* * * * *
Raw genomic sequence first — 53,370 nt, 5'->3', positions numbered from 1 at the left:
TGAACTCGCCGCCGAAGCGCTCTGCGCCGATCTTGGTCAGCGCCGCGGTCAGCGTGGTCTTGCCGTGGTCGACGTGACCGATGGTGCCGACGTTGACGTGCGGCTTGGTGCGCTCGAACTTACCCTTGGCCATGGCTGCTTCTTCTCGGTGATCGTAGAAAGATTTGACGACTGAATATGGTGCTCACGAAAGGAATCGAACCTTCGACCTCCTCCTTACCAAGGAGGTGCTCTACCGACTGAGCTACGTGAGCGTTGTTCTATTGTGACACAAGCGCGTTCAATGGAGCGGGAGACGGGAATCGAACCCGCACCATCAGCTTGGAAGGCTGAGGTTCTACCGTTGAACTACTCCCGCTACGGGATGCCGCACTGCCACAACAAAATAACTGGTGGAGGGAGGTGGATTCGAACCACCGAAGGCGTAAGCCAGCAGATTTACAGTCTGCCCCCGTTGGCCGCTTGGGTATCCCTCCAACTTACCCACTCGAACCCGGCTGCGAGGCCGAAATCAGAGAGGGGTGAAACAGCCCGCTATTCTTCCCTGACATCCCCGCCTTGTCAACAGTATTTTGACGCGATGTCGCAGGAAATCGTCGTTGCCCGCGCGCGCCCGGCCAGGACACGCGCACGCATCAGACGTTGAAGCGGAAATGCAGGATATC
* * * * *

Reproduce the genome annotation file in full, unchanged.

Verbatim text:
Raw genomic sequence first — 53,370 nt, 5'->3', positions numbered from 1 at the left:
TGAACTCGCCGCCGAAGCGCTCTGCGCCGATCTTGGTCAGCGCCGCGGTCAGCGTGGTCTTGCCGTGGTCGACGTGACCGATGGTGCCGACGTTGACGTGCGGCTTGGTGCGCTCGAACTTACCCTTGGCCATGGCTGCTTCTTCTCGGTGATCGTAGAAAGATTTGACGACTGAATATGGTGCTCACGAAAGGAATCGAACCTTCGACCTCCTCCTTACCAAGGAGGTGCTCTACCGACTGAGCTACGTGAGCGTTGTTCTATTGTGACACAAGCGCGTTCAATGGAGCGGGAGACGGGAATCGAACCCGCACCATCAGCTTGGAAGGCTGAGGTTCTACCGTTGAACTACTCCCGCTACGGGATGCCGCACTGCCACAACAAAATAACTGGTGGAGGGAGGTGGATTCGAACCACCGAAGGCGTAAGCCAGCAGATTTACAGTCTGCCCCCGTTGGCCGCTTGGGTATCCCTCCAACTTACCCACTCGAACCCGGCTGCGAGGCCGAAATCAGAGAGGGGTGAAACAGCCCGCTATTCTTCCCTGACATCCCCGCCTTGTCAACAGTATTTTGACGCGATGTCGCAGGAAATCGTCGTTGCCCGCGCGCGCCCGGCCAGGACACGCGCACGCATCAGACGTTGAAGCGGAAATGCAGGATATC